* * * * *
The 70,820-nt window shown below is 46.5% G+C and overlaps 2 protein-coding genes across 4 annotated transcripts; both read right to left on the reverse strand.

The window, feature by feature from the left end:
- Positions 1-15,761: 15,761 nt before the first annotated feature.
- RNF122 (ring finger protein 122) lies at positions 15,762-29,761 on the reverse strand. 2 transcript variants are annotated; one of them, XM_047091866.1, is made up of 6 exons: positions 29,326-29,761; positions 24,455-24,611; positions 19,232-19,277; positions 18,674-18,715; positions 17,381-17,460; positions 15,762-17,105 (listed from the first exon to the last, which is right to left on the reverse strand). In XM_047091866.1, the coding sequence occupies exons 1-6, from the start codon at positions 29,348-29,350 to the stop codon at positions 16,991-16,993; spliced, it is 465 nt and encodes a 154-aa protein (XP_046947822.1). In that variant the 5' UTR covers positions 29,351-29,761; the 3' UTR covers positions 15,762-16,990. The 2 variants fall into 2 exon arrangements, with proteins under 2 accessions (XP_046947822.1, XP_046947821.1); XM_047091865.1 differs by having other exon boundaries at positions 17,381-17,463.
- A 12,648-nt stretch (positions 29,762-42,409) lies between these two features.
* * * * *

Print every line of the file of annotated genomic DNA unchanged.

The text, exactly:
The 70,820-nt window shown below is 46.5% G+C and overlaps 2 protein-coding genes across 4 annotated transcripts; both read right to left on the reverse strand.

The window, feature by feature from the left end:
- Positions 1-15,761: 15,761 nt before the first annotated feature.
- RNF122 (ring finger protein 122) lies at positions 15,762-29,761 on the reverse strand. 2 transcript variants are annotated; one of them, XM_047091866.1, is made up of 6 exons: positions 29,326-29,761; positions 24,455-24,611; positions 19,232-19,277; positions 18,674-18,715; positions 17,381-17,460; positions 15,762-17,105 (listed from the first exon to the last, which is right to left on the reverse strand). In XM_047091866.1, the coding sequence occupies exons 1-6, from the start codon at positions 29,348-29,350 to the stop codon at positions 16,991-16,993; spliced, it is 465 nt and encodes a 154-aa protein (XP_046947822.1). In that variant the 5' UTR covers positions 29,351-29,761; the 3' UTR covers positions 15,762-16,990. The 2 variants fall into 2 exon arrangements, with proteins under 2 accessions (XP_046947822.1, XP_046947821.1); XM_047091865.1 differs by having other exon boundaries at positions 17,381-17,463.
- A 12,648-nt stretch (positions 29,762-42,409) lies between these two features.